According to China Daily, China plans on building 1-million temporary housing built from modular material by August 10. In their May 22 photo, below, one can see the quality of the housing that China is building, which puts FEMA and the U.S. efforts after Hurricane Katrina to shame.

“China's Ministry of Housing and Urban-Rural Development said Thursday that it had requested local authorities in earthquake-hit areas to build 1 million temporary homes by August 10 to accommodate quake victims of the May 12 earthquake. A circular issued by the ministry said the transitional homes should be either assembled with steel sandwich panels or made of light-weight steel and plywood kit sets. The size of the houses should be about 20 square meters and provide minimum living space for quake victims, it said. They should be capable of withstanding earthquakes and be recyclable after three to five years of use, said the circular.

It also stipulated that local authorities should construct one primary school, one clinic and one retail store for every 1,000 temporary homes. For every 2,000 houses, a middle school should be built, it added.” – China Daily

The picture, below, shows approximately 240 attached modular homes, each containing 20 square meters (approximately 212 SF). When compared to the FEMA trailers, these temporary modular homes look much more like a home.
China has a robust prefab housing industry[i] so the goal of 1-million homes by August 10 is achievable. Moreover, the central government will ensure that there will be none of the blatant corruption and incompetence shown by FEMA with the aftermath of Hurricane Katrina.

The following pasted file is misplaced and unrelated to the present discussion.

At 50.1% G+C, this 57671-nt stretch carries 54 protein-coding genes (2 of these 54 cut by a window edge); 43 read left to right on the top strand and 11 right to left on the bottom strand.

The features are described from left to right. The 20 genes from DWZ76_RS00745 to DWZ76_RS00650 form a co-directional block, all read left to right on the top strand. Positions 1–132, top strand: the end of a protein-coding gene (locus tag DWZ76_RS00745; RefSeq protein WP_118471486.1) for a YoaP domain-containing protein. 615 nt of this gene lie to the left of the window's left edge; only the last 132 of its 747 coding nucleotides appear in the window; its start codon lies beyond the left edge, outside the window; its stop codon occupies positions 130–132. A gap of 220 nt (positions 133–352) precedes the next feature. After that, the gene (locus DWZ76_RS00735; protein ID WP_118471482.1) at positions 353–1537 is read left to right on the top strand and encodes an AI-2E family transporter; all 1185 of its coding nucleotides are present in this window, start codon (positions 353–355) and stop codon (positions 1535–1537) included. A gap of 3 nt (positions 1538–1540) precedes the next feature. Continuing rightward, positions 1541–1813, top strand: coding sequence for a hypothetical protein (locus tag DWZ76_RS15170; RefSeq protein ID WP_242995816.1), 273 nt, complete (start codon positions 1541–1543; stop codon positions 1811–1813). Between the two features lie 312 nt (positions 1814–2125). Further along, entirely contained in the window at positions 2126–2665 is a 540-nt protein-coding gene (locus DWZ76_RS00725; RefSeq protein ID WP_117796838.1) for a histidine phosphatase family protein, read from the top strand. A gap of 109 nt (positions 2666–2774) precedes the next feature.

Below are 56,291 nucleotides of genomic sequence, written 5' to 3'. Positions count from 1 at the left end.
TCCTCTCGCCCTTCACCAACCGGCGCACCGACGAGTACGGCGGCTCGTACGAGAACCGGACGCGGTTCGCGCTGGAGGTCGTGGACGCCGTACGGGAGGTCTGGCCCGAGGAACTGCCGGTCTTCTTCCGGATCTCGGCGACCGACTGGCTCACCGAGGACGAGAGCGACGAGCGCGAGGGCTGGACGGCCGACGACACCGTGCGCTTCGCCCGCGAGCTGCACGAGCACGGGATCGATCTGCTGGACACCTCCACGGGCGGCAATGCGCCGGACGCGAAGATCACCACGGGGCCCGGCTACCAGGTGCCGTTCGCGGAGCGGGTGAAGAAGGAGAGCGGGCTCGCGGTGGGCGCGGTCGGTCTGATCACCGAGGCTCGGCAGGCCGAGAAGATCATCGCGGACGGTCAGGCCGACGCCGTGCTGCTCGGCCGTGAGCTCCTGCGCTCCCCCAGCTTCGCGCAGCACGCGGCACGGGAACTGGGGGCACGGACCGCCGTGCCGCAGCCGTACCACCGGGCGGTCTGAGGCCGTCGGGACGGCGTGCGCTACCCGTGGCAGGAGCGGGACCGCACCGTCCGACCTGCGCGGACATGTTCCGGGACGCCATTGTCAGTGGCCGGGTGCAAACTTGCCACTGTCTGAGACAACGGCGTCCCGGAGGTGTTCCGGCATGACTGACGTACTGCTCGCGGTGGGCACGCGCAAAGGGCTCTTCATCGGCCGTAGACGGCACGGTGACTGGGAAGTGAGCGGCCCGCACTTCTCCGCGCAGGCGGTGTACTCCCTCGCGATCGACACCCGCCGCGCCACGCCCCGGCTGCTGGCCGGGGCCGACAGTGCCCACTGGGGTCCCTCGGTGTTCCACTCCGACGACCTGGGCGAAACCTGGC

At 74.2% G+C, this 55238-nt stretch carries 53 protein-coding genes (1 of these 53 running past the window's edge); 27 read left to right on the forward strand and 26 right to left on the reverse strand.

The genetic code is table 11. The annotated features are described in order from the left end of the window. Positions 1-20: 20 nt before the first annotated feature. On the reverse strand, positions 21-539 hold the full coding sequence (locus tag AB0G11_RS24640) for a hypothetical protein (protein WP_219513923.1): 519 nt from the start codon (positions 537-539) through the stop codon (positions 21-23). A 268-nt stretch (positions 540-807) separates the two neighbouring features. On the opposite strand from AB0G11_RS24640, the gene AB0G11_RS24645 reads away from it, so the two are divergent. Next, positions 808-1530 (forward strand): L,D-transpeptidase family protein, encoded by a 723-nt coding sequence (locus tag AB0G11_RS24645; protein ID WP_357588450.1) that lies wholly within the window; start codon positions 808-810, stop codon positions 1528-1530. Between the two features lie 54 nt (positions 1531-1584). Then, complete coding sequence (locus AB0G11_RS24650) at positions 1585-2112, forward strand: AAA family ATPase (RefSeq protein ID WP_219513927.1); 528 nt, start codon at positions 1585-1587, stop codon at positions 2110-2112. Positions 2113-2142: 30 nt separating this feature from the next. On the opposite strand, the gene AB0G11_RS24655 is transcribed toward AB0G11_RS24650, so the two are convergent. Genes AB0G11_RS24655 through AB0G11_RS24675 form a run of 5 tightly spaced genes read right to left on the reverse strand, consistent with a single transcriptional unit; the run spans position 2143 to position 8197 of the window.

According to a NBC Investigative Unit report, FEMA paid approximately $229,000 per trailer and support infrastructure. The Government Accountability Office (GAO) investigators found “the trailers themselves cost only $14,000, but FEMA wasted big money by placing them at a small temporary site built from scratch with huge maintenance costs.” Additionally, “the GAO found that over a seven month period, FEMA made a total of $30 million in improper or fraudulent payments for trailer maintenance alone. The investigators also found examples of phony inspections, rigged bids, and excessive payments.”

We pride ourselves as being the world’s super-power. However, when it comes to providing even the most basic infrastructure support and aid to our own citizens, the U.S. has clearly demonstrated that it is no better than some third-world banana republic.

This will be clearly evident at the Beijing Olympics as the Chinese Government showcases the relief efforts’ successes, including building 1-million temporary homes, schools, hospitals, and other support structures made from recyclable materials. Once that happens, there will be a lot of compare and contrast made in the media between the Chinese’s success and U.S.’ dismal failure, which is still continuing in the Gulf region.

Ed Kim
Practical Risk Manager
[i] Some of the companies that manufacture prefab housing in China are:
Beijing Baofengyuan Steel Structure Engineering Co., Ltd.
Shangyu Silverwood Lightsteel Technology Co., Ltd.
Nantong Huasha Movable House Co., Ltd.
Beijing Chengdong Prefabricated House Co., Ltd.
Conceiving Board-Manufacturing Co., Ltd.